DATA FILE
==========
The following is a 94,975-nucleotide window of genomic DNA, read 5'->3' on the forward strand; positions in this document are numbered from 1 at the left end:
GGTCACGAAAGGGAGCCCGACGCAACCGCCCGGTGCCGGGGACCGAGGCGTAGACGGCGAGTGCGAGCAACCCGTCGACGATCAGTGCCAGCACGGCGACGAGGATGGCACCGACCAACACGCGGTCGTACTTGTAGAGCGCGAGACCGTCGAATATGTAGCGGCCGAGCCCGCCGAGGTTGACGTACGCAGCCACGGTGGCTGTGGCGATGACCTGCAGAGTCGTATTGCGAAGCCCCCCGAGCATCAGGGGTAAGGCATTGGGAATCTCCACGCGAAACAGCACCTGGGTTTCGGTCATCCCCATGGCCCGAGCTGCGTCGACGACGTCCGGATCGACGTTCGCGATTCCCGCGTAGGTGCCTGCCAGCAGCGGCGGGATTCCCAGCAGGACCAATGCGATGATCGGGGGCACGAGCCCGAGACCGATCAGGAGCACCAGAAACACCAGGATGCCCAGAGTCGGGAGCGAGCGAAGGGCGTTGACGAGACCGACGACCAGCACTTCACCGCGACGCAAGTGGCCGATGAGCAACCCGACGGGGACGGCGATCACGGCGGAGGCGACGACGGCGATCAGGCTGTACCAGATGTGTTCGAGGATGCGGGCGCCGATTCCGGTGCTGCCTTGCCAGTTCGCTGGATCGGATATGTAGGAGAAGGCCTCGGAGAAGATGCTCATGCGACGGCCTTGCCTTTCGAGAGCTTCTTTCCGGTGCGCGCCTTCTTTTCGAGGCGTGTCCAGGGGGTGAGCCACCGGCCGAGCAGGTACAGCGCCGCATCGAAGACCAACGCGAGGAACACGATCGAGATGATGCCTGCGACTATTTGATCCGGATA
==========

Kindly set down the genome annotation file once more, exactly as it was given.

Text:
The following is a 94,975-nucleotide window of genomic DNA, read 5'->3' on the forward strand; positions in this document are numbered from 1 at the left end:
GGTCACGAAAGGGAGCCCGACGCAACCGCCCGGTGCCGGGGACCGAGGCGTAGACGGCGAGTGCGAGCAACCCGTCGACGATCAGTGCCAGCACGGCGACGAGGATGGCACCGACCAACACGCGGTCGTACTTGTAGAGCGCGAGACCGTCGAATATGTAGCGGCCGAGCCCGCCGAGGTTGACGTACGCAGCCACGGTGGCTGTGGCGATGACCTGCAGAGTCGTATTGCGAAGCCCCCCGAGCATCAGGGGTAAGGCATTGGGAATCTCCACGCGAAACAGCACCTGGGTTTCGGTCATCCCCATGGCCCGAGCTGCGTCGACGACGTCCGGATCGACGTTCGCGATTCCCGCGTAGGTGCCTGCCAGCAGCGGCGGGATTCCCAGCAGGACCAATGCGATGATCGGGGGCACGAGCCCGAGACCGATCAGGAGCACCAGAAACACCAGGATGCCCAGAGTCGGGAGCGAGCGAAGGGCGTTGACGAGACCGACGACCAGCACTTCACCGCGACGCAAGTGGCCGATGAGCAACCCGACGGGGACGGCGATCACGGCGGAGGCGACGACGGCGATCAGGCTGTACCAGATGTGTTCGAGGATGCGGGCGCCGATTCCGGTGCTGCCTTGCCAGTTCGCTGGATCGGATATGTAGGAGAAGGCCTCGGAGAAGATGCTCATGCGACGGCCTTGCCTTTCGAGAGCTTCTTTCCGGTGCGCGCCTTCTTTTCGAGGCGTGTCCAGGGGGTGAGCCACCGGCCGAGCAGGTACAGCGCCGCATCGAAGACCAACGCGAGGAACACGATCGAGATGATGCCTGCGACTATTTGATCCGGATA